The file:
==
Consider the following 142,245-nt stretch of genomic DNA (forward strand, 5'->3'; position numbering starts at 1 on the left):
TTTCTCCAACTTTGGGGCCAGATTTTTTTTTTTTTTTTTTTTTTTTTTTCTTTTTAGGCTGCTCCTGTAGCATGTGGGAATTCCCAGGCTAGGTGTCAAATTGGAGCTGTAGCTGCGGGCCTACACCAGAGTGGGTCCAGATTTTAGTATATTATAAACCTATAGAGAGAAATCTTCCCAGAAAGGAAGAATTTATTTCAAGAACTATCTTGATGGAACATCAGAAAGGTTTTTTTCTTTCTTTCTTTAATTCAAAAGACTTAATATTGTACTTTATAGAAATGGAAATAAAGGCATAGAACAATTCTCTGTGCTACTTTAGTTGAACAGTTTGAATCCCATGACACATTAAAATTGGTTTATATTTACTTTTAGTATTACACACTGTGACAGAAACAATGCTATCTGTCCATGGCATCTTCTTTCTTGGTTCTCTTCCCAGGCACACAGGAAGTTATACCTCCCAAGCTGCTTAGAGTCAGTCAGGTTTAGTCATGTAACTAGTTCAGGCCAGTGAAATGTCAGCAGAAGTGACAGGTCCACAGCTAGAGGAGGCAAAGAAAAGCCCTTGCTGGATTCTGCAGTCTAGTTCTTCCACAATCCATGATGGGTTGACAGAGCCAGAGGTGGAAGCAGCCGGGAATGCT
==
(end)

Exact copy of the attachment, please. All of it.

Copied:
Consider the following 142,245-nt stretch of genomic DNA (forward strand, 5'->3'; position numbering starts at 1 on the left):
TTTCTCCAACTTTGGGGCCAGATTTTTTTTTTTTTTTTTTTTTTTTTTTCTTTTTAGGCTGCTCCTGTAGCATGTGGGAATTCCCAGGCTAGGTGTCAAATTGGAGCTGTAGCTGCGGGCCTACACCAGAGTGGGTCCAGATTTTAGTATATTATAAACCTATAGAGAGAAATCTTCCCAGAAAGGAAGAATTTATTTCAAGAACTATCTTGATGGAACATCAGAAAGGTTTTTTTCTTTCTTTCTTTAATTCAAAAGACTTAATATTGTACTTTATAGAAATGGAAATAAAGGCATAGAACAATTCTCTGTGCTACTTTAGTTGAACAGTTTGAATCCCATGACACATTAAAATTGGTTTATATTTACTTTTAGTATTACACACTGTGACAGAAACAATGCTATCTGTCCATGGCATCTTCTTTCTTGGTTCTCTTCCCAGGCACACAGGAAGTTATACCTCCCAAGCTGCTTAGAGTCAGTCAGGTTTAGTCATGTAACTAGTTCAGGCCAGTGAAATGTCAGCAGAAGTGACAGGTCCACAGCTAGAGGAGGCAAAGAAAAGCCCTTGCTGGATTCTGCAGTCTAGTTCTTCCACAATCCATGATGGGTTGACAGAGCCAGAGGTGGAAGCAGCCGGGAATGCT